Our exciting weekend came to a close, all too soon, but we are already planning our next trip with so many things to see in Charleston that we just didn’t have time to visit in our short four-day visit.
For more information:
Kahal Kadosh Beth Elohim Synagogue, www.kkbe.org
Mar 19, 2013 09:30 - erexkiss | 616 views
Europe is home to a huge number of castles. The castles are a connection between modern and medieval/pre-modern times. Lets take a look at some of the lesser known but really spectacular castles worth visiting.
“Cabra Castle” refers to two castles in Ireland. One of these castles is a regal hotel, while the other is in ruins. The castles are located in south-east County Cavan, near the hamlet of Cabra, close to Kingscourt. The castle is a mixture of Gothic style and neo-Norman style. The interior is mostly Gothic while the exterior is neo-Norman. It was originally called the Cormy castle.
Building this castle sent the Foster family into bankruptcy. That is why they sold the castle to the Pratt dynasty who were much wealthier. The Cabra Castle was sold to the Corscadden family in 1991. This family converted the castle into a luxury four star hotel. The surrounding park of Cabra castle is about 100 acres of land.
Bran Castle situated in Romania is rich with legend. It is better known as Dracula’s castle so if you get the jitters easily, avoid it! The Knights of the Teutonic Order built it as a stronghold. The Kronstadt Saxons were given the rights to build the castle in 1337. It served as a defense from the Turks. It was used as a royal residence from 1920 to 1948 – when the royal family lost rights to this palace. Today it is a beautiful museum of arts of the medieval era.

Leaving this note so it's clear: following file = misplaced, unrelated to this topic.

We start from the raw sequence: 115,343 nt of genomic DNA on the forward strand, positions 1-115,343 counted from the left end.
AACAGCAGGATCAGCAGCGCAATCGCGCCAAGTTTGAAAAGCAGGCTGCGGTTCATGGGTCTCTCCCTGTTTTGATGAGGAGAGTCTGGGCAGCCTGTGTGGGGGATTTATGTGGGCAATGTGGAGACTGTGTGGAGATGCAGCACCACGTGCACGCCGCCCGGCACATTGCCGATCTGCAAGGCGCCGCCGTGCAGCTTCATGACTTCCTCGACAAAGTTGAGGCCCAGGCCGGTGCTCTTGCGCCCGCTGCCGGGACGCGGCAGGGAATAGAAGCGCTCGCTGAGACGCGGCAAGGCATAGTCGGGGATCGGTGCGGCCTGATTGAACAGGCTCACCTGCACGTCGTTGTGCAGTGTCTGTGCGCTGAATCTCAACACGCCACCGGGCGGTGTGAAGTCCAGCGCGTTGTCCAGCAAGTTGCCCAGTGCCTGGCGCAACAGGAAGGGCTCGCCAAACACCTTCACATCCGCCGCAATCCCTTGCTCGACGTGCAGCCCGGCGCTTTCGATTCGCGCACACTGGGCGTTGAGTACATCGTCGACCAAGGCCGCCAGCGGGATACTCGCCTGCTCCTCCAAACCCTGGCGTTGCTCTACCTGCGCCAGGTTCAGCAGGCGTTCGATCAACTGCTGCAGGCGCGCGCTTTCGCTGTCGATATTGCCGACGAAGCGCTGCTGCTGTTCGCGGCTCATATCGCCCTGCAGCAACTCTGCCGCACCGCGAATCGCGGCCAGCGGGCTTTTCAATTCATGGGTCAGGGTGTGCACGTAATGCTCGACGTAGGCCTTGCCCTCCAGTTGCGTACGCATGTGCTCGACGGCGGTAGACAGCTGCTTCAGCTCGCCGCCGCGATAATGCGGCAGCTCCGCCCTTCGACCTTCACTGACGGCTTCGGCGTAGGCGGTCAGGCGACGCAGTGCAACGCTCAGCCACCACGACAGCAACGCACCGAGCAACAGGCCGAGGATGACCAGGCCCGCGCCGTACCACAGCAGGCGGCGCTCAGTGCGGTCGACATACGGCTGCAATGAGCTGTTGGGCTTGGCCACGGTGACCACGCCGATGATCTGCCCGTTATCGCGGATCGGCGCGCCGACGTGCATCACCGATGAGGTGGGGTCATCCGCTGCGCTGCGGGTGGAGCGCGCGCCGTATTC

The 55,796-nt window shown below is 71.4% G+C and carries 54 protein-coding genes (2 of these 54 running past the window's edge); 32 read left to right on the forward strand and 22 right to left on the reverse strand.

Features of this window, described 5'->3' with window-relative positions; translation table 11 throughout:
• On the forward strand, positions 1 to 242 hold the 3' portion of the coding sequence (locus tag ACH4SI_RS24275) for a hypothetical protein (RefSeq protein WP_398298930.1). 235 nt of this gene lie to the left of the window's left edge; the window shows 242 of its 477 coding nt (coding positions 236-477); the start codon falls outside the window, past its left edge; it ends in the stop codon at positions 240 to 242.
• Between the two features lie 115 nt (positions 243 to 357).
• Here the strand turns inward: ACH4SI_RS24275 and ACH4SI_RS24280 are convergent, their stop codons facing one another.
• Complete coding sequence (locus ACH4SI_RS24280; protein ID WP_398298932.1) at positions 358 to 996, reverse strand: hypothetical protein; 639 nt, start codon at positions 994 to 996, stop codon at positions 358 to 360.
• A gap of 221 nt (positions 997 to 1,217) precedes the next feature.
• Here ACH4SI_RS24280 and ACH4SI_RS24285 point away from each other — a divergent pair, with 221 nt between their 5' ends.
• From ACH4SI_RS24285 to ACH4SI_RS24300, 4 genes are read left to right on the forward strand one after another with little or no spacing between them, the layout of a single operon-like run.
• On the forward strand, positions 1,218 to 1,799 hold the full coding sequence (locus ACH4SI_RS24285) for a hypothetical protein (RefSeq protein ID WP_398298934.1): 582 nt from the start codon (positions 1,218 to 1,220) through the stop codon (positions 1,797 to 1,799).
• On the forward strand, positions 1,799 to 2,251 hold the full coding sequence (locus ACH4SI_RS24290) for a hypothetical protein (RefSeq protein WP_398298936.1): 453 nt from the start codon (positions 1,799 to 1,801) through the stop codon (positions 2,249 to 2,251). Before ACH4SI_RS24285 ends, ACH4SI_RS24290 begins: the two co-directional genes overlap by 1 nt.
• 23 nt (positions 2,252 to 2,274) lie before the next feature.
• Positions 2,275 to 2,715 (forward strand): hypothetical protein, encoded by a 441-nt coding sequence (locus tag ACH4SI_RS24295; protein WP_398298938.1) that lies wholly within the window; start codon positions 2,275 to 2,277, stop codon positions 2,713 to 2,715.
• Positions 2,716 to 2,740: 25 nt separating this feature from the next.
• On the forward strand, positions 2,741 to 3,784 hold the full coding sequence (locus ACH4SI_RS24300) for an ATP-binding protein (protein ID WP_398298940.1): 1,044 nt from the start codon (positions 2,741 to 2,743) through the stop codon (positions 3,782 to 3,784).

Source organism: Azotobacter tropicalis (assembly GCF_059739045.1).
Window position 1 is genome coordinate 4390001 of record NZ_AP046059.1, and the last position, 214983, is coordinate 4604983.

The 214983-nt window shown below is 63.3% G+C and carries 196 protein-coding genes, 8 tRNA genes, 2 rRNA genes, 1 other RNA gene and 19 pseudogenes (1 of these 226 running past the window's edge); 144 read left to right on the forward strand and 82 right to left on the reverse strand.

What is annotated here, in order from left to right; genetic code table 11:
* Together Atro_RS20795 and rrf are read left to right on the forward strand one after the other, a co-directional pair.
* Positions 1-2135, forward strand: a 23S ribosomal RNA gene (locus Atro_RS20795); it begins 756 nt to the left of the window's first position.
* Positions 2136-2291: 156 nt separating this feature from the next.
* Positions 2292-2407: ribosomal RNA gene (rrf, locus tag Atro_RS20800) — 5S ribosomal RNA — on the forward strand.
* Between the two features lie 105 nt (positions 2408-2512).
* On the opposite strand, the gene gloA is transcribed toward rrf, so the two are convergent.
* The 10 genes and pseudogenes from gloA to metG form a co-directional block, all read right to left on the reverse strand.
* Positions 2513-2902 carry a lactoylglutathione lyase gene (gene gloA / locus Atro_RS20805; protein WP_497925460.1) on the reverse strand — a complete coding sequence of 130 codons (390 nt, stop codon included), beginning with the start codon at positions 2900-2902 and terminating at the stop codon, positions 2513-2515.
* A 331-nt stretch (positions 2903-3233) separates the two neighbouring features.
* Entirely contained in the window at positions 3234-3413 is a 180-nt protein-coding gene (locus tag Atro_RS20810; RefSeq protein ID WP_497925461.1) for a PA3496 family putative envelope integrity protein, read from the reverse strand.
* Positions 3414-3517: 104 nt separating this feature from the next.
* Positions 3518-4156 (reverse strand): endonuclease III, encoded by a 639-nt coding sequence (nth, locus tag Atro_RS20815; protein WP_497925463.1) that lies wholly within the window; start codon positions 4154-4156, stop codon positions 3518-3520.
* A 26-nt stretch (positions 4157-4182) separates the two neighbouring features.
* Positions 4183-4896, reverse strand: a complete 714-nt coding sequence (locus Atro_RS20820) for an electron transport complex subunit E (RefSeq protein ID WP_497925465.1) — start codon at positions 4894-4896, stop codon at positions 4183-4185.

Chateau De Vitré
The Chateau De Vitré is a castle in France that was built in the medieval era. The castle was initially built of wood and was burnt down several times. It was built with stone for the first time in the 11th century by the Baron Robert 1 of Vitré. The building still has a doorway in the Romanesque style. The castle was rebuilt in the early 13th century.
After the death of Baron Andre 3, the Counts of Laval came to own the palace. The castle was enlarged in the 15th century and in 1872 this castle was the first one in France to be classified as a historic monument. The castle was made available to the public as a miniature museum for tourists.
This castle is the northernmost castle of medieval times that still exists. Olavinlinna means St. Olafs Castle. It stands on the Kyronsalmi strait in Savonlinna, Finland. The castle was incepted in 1475 and was then called Sankt Olofsborg. It was built to withstand cannon fire from a possible Russian attack. In 1743, the castle was overtaken by the Russians and Empress Elizabeth of Russia came to rule the region.